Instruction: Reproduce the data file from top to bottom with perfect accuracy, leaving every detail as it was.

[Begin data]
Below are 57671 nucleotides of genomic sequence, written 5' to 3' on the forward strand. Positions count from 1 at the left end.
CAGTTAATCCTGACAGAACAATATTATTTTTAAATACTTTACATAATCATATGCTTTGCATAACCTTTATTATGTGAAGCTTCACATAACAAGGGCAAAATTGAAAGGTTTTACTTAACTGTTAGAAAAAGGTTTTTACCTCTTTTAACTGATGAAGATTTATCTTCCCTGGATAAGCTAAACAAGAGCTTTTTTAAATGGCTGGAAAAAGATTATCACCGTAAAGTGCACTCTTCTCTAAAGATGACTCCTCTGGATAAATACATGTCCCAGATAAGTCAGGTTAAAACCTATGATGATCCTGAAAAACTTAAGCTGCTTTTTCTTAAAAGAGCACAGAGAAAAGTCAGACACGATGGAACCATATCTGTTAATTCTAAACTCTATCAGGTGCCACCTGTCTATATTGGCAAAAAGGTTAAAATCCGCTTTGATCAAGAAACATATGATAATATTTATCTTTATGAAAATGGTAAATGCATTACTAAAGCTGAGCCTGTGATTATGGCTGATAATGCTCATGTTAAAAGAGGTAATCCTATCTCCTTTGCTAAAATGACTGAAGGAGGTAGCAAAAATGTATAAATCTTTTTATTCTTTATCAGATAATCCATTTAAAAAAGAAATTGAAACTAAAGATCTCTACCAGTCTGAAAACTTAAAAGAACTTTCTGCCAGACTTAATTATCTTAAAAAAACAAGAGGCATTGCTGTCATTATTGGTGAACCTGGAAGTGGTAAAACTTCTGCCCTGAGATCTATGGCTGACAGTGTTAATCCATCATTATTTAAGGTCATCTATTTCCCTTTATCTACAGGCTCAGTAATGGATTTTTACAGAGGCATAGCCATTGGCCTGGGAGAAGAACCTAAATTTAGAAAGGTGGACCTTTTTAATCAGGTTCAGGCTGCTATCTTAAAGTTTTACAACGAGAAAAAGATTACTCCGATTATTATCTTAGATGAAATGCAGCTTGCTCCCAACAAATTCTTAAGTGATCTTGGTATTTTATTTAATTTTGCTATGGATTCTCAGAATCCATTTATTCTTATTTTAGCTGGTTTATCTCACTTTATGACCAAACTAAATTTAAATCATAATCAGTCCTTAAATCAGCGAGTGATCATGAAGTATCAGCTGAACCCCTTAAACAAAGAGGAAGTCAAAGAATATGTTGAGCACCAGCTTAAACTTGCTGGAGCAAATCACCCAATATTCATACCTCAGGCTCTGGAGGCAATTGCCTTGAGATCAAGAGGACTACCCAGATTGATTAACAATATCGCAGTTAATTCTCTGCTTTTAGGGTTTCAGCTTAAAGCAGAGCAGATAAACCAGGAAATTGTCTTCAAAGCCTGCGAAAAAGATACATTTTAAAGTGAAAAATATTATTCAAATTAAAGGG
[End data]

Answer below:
Below are 57671 nucleotides of genomic sequence, written 5' to 3' on the forward strand. Positions count from 1 at the left end.
CAGTTAATCCTGACAGAACAATATTATTTTTAAATACTTTACATAATCATATGCTTTGCATAACCTTTATTATGTGAAGCTTCACATAACAAGGGCAAAATTGAAAGGTTTTACTTAACTGTTAGAAAAAGGTTTTTACCTCTTTTAACTGATGAAGATTTATCTTCCCTGGATAAGCTAAACAAGAGCTTTTTTAAATGGCTGGAAAAAGATTATCACCGTAAAGTGCACTCTTCTCTAAAGATGACTCCTCTGGATAAATACATGTCCCAGATAAGTCAGGTTAAAACCTATGATGATCCTGAAAAACTTAAGCTGCTTTTTCTTAAAAGAGCACAGAGAAAAGTCAGACACGATGGAACCATATCTGTTAATTCTAAACTCTATCAGGTGCCACCTGTCTATATTGGCAAAAAGGTTAAAATCCGCTTTGATCAAGAAACATATGATAATATTTATCTTTATGAAAATGGTAAATGCATTACTAAAGCTGAGCCTGTGATTATGGCTGATAATGCTCATGTTAAAAGAGGTAATCCTATCTCCTTTGCTAAAATGACTGAAGGAGGTAGCAAAAATGTATAAATCTTTTTATTCTTTATCAGATAATCCATTTAAAAAAGAAATTGAAACTAAAGATCTCTACCAGTCTGAAAACTTAAAAGAACTTTCTGCCAGACTTAATTATCTTAAAAAAACAAGAGGCATTGCTGTCATTATTGGTGAACCTGGAAGTGGTAAAACTTCTGCCCTGAGATCTATGGCTGACAGTGTTAATCCATCATTATTTAAGGTCATCTATTTCCCTTTATCTACAGGCTCAGTAATGGATTTTTACAGAGGCATAGCCATTGGCCTGGGAGAAGAACCTAAATTTAGAAAGGTGGACCTTTTTAATCAGGTTCAGGCTGCTATCTTAAAGTTTTACAACGAGAAAAAGATTACTCCGATTATTATCTTAGATGAAATGCAGCTTGCTCCCAACAAATTCTTAAGTGATCTTGGTATTTTATTTAATTTTGCTATGGATTCTCAGAATCCATTTATTCTTATTTTAGCTGGTTTATCTCACTTTATGACCAAACTAAATTTAAATCATAATCAGTCCTTAAATCAGCGAGTGATCATGAAGTATCAGCTGAACCCCTTAAACAAAGAGGAAGTCAAAGAATATGTTGAGCACCAGCTTAAACTTGCTGGAGCAAATCACCCAATATTCATACCTCAGGCTCTGGAGGCAATTGCCTTGAGATCAAGAGGACTACCCAGATTGATTAACAATATCGCAGTTAATTCTCTGCTTTTAGGGTTTCAGCTTAAAGCAGAGCAGATAAACCAGGAAATTGTCTTCAAAGCCTGCGAAAAAGATACATTTTAAAGTGAAAAATATTATTCAAATTAAAGGG